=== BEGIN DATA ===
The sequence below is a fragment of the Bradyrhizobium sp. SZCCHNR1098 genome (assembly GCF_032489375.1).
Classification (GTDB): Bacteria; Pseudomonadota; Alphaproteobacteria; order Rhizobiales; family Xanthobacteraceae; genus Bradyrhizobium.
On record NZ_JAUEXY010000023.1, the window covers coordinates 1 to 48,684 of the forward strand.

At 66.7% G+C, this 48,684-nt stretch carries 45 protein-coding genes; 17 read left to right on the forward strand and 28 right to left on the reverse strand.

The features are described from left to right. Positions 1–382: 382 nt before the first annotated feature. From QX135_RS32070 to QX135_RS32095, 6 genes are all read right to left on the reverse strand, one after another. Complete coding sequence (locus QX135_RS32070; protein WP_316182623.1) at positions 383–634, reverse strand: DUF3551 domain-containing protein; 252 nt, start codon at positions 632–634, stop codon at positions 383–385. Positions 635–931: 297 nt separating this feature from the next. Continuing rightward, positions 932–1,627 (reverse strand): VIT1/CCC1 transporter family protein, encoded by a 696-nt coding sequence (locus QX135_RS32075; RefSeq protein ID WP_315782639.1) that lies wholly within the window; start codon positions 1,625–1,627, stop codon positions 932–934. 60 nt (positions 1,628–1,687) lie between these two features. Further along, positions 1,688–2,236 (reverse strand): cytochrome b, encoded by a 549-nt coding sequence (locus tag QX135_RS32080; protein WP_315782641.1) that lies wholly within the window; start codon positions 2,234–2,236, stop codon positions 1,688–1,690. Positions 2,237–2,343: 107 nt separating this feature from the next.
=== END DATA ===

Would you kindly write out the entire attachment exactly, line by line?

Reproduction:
The sequence below is a fragment of the Bradyrhizobium sp. SZCCHNR1098 genome (assembly GCF_032489375.1).
Classification (GTDB): Bacteria; Pseudomonadota; Alphaproteobacteria; order Rhizobiales; family Xanthobacteraceae; genus Bradyrhizobium.
On record NZ_JAUEXY010000023.1, the window covers coordinates 1 to 48,684 of the forward strand.

At 66.7% G+C, this 48,684-nt stretch carries 45 protein-coding genes; 17 read left to right on the forward strand and 28 right to left on the reverse strand.

The features are described from left to right. Positions 1–382: 382 nt before the first annotated feature. From QX135_RS32070 to QX135_RS32095, 6 genes are all read right to left on the reverse strand, one after another. Complete coding sequence (locus QX135_RS32070; protein WP_316182623.1) at positions 383–634, reverse strand: DUF3551 domain-containing protein; 252 nt, start codon at positions 632–634, stop codon at positions 383–385. Positions 635–931: 297 nt separating this feature from the next. Continuing rightward, positions 932–1,627 (reverse strand): VIT1/CCC1 transporter family protein, encoded by a 696-nt coding sequence (locus QX135_RS32075; RefSeq protein ID WP_315782639.1) that lies wholly within the window; start codon positions 1,625–1,627, stop codon positions 932–934. 60 nt (positions 1,628–1,687) lie between these two features. Further along, positions 1,688–2,236 (reverse strand): cytochrome b, encoded by a 549-nt coding sequence (locus tag QX135_RS32080; protein WP_315782641.1) that lies wholly within the window; start codon positions 2,234–2,236, stop codon positions 1,688–1,690. Positions 2,237–2,343: 107 nt separating this feature from the next.